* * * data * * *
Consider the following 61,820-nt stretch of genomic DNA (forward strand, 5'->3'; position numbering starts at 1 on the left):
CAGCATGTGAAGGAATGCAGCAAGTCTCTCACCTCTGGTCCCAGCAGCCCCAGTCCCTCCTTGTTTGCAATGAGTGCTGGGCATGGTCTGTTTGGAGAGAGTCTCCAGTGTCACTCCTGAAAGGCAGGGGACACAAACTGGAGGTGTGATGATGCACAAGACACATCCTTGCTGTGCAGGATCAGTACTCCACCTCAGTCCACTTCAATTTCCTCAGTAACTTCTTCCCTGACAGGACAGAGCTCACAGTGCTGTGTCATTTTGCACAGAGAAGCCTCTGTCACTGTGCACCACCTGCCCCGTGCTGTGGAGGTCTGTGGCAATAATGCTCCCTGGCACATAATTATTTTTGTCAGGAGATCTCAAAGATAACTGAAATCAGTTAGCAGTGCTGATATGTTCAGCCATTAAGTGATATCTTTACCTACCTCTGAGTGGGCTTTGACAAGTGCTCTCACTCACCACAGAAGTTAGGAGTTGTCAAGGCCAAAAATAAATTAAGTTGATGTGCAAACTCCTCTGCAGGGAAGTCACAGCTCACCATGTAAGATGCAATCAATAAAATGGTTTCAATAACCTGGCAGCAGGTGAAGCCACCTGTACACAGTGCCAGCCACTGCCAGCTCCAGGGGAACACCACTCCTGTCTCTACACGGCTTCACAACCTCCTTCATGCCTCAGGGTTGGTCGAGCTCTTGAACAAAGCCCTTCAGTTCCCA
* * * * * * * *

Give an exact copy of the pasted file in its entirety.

Consider the following 61,820-nt stretch of genomic DNA (forward strand, 5'->3'; position numbering starts at 1 on the left):
CAGCATGTGAAGGAATGCAGCAAGTCTCTCACCTCTGGTCCCAGCAGCCCCAGTCCCTCCTTGTTTGCAATGAGTGCTGGGCATGGTCTGTTTGGAGAGAGTCTCCAGTGTCACTCCTGAAAGGCAGGGGACACAAACTGGAGGTGTGATGATGCACAAGACACATCCTTGCTGTGCAGGATCAGTACTCCACCTCAGTCCACTTCAATTTCCTCAGTAACTTCTTCCCTGACAGGACAGAGCTCACAGTGCTGTGTCATTTTGCACAGAGAAGCCTCTGTCACTGTGCACCACCTGCCCCGTGCTGTGGAGGTCTGTGGCAATAATGCTCCCTGGCACATAATTATTTTTGTCAGGAGATCTCAAAGATAACTGAAATCAGTTAGCAGTGCTGATATGTTCAGCCATTAAGTGATATCTTTACCTACCTCTGAGTGGGCTTTGACAAGTGCTCTCACTCACCACAGAAGTTAGGAGTTGTCAAGGCCAAAAATAAATTAAGTTGATGTGCAAACTCCTCTGCAGGGAAGTCACAGCTCACCATGTAAGATGCAATCAATAAAATGGTTTCAATAACCTGGCAGCAGGTGAAGCCACCTGTACACAGTGCCAGCCACTGCCAGCTCCAGGGGAACACCACTCCTGTCTCTACACGGCTTCACAACCTCCTTCATGCCTCAGGGTTGGTCGAGCTCTTGAACAAAGCCCTTCAGTTCCCA